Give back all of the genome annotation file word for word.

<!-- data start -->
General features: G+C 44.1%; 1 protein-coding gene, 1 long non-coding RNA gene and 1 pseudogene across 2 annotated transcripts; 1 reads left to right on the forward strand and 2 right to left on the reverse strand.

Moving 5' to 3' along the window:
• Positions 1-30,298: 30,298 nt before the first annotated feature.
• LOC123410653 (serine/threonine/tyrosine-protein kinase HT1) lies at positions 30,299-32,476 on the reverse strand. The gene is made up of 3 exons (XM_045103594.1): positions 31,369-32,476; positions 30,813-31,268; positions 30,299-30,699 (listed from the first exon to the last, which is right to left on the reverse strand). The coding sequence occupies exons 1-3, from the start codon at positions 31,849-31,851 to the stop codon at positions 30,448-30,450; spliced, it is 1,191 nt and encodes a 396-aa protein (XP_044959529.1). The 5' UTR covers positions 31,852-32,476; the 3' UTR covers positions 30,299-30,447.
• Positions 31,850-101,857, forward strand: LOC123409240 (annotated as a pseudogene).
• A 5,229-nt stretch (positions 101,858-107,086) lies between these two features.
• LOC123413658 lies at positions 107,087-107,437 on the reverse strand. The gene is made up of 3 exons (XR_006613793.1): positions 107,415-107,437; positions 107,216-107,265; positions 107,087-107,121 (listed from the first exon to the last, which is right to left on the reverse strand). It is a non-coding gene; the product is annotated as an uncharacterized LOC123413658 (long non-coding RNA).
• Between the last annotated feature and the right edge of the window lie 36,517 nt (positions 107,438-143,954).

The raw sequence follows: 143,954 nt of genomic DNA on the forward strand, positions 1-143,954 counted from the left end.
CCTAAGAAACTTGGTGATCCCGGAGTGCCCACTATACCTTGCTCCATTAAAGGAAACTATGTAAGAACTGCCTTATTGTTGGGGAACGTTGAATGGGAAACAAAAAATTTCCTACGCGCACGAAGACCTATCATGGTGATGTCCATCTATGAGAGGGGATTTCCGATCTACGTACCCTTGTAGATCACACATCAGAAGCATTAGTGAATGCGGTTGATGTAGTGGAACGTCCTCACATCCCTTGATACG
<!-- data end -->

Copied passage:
General features: G+C 44.1%; 1 protein-coding gene, 1 long non-coding RNA gene and 1 pseudogene across 2 annotated transcripts; 1 reads left to right on the forward strand and 2 right to left on the reverse strand.

Moving 5' to 3' along the window:
• Positions 1-30,298: 30,298 nt before the first annotated feature.
• LOC123410653 (serine/threonine/tyrosine-protein kinase HT1) lies at positions 30,299-32,476 on the reverse strand. The gene is made up of 3 exons (XM_045103594.1): positions 31,369-32,476; positions 30,813-31,268; positions 30,299-30,699 (listed from the first exon to the last, which is right to left on the reverse strand). The coding sequence occupies exons 1-3, from the start codon at positions 31,849-31,851 to the stop codon at positions 30,448-30,450; spliced, it is 1,191 nt and encodes a 396-aa protein (XP_044959529.1). The 5' UTR covers positions 31,852-32,476; the 3' UTR covers positions 30,299-30,447.
• Positions 31,850-101,857, forward strand: LOC123409240 (annotated as a pseudogene).
• A 5,229-nt stretch (positions 101,858-107,086) lies between these two features.
• LOC123413658 lies at positions 107,087-107,437 on the reverse strand. The gene is made up of 3 exons (XR_006613793.1): positions 107,415-107,437; positions 107,216-107,265; positions 107,087-107,121 (listed from the first exon to the last, which is right to left on the reverse strand). It is a non-coding gene; the product is annotated as an uncharacterized LOC123413658 (long non-coding RNA).
• Between the last annotated feature and the right edge of the window lie 36,517 nt (positions 107,438-143,954).

The raw sequence follows: 143,954 nt of genomic DNA on the forward strand, positions 1-143,954 counted from the left end.
CCTAAGAAACTTGGTGATCCCGGAGTGCCCACTATACCTTGCTCCATTAAAGGAAACTATGTAAGAACTGCCTTATTGTTGGGGAACGTTGAATGGGAAACAAAAAATTTCCTACGCGCACGAAGACCTATCATGGTGATGTCCATCTATGAGAGGGGATTTCCGATCTACGTACCCTTGTAGATCACACATCAGAAGCATTAGTGAATGCGGTTGATGTAGTGGAACGTCCTCACATCCCTTGATACG